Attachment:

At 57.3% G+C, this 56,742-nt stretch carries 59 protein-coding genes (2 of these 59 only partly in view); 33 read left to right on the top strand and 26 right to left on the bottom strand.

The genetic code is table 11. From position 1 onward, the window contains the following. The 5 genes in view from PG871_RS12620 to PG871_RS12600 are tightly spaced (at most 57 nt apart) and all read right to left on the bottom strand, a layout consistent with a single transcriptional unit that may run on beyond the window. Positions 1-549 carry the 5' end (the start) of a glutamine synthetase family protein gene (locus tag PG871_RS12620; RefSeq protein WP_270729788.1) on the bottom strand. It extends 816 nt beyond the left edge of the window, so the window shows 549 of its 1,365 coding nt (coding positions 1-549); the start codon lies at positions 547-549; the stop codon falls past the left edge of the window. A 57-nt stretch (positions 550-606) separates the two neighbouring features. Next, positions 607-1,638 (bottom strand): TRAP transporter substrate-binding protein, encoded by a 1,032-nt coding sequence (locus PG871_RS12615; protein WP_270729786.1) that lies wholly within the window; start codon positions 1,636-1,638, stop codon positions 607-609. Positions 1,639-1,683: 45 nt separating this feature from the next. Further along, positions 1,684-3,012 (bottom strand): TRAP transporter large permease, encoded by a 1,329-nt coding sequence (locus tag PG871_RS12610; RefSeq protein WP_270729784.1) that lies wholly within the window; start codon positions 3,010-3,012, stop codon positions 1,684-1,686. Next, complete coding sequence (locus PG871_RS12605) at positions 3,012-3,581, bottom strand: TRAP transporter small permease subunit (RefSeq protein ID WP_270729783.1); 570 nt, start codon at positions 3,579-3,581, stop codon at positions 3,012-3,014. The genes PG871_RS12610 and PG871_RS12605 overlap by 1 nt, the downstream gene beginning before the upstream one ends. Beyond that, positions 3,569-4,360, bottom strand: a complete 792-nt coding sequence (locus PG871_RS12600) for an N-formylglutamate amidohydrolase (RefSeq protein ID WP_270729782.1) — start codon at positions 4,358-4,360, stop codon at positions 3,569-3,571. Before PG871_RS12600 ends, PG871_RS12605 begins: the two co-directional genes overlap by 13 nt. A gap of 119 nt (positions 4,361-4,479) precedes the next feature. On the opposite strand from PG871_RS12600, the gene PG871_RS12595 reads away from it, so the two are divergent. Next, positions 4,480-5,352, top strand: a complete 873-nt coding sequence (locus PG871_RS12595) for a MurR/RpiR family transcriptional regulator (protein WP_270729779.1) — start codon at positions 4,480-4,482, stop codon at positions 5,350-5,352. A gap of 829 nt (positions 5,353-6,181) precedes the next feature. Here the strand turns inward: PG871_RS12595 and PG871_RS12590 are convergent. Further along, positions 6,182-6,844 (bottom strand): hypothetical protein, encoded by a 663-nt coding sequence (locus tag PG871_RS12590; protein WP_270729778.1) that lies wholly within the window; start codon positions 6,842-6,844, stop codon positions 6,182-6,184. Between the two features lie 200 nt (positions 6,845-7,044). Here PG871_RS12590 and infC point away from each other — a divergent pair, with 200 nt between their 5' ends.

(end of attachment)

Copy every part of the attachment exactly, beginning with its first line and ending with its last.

At 57.3% G+C, this 56,742-nt stretch carries 59 protein-coding genes (2 of these 59 only partly in view); 33 read left to right on the top strand and 26 right to left on the bottom strand.

The genetic code is table 11. From position 1 onward, the window contains the following. The 5 genes in view from PG871_RS12620 to PG871_RS12600 are tightly spaced (at most 57 nt apart) and all read right to left on the bottom strand, a layout consistent with a single transcriptional unit that may run on beyond the window. Positions 1-549 carry the 5' end (the start) of a glutamine synthetase family protein gene (locus tag PG871_RS12620; RefSeq protein WP_270729788.1) on the bottom strand. It extends 816 nt beyond the left edge of the window, so the window shows 549 of its 1,365 coding nt (coding positions 1-549); the start codon lies at positions 547-549; the stop codon falls past the left edge of the window. A 57-nt stretch (positions 550-606) separates the two neighbouring features. Next, positions 607-1,638 (bottom strand): TRAP transporter substrate-binding protein, encoded by a 1,032-nt coding sequence (locus PG871_RS12615; protein WP_270729786.1) that lies wholly within the window; start codon positions 1,636-1,638, stop codon positions 607-609. Positions 1,639-1,683: 45 nt separating this feature from the next. Further along, positions 1,684-3,012 (bottom strand): TRAP transporter large permease, encoded by a 1,329-nt coding sequence (locus tag PG871_RS12610; RefSeq protein WP_270729784.1) that lies wholly within the window; start codon positions 3,010-3,012, stop codon positions 1,684-1,686. Next, complete coding sequence (locus PG871_RS12605) at positions 3,012-3,581, bottom strand: TRAP transporter small permease subunit (RefSeq protein ID WP_270729783.1); 570 nt, start codon at positions 3,579-3,581, stop codon at positions 3,012-3,014. The genes PG871_RS12610 and PG871_RS12605 overlap by 1 nt, the downstream gene beginning before the upstream one ends. Beyond that, positions 3,569-4,360, bottom strand: a complete 792-nt coding sequence (locus PG871_RS12600) for an N-formylglutamate amidohydrolase (RefSeq protein ID WP_270729782.1) — start codon at positions 4,358-4,360, stop codon at positions 3,569-3,571. Before PG871_RS12600 ends, PG871_RS12605 begins: the two co-directional genes overlap by 13 nt. A gap of 119 nt (positions 4,361-4,479) precedes the next feature. On the opposite strand from PG871_RS12600, the gene PG871_RS12595 reads away from it, so the two are divergent. Next, positions 4,480-5,352, top strand: a complete 873-nt coding sequence (locus PG871_RS12595) for a MurR/RpiR family transcriptional regulator (protein WP_270729779.1) — start codon at positions 4,480-4,482, stop codon at positions 5,350-5,352. A gap of 829 nt (positions 5,353-6,181) precedes the next feature. Here the strand turns inward: PG871_RS12595 and PG871_RS12590 are convergent. Further along, positions 6,182-6,844 (bottom strand): hypothetical protein, encoded by a 663-nt coding sequence (locus tag PG871_RS12590; protein WP_270729778.1) that lies wholly within the window; start codon positions 6,842-6,844, stop codon positions 6,182-6,184. Between the two features lie 200 nt (positions 6,845-7,044). Here PG871_RS12590 and infC point away from each other — a divergent pair, with 200 nt between their 5' ends.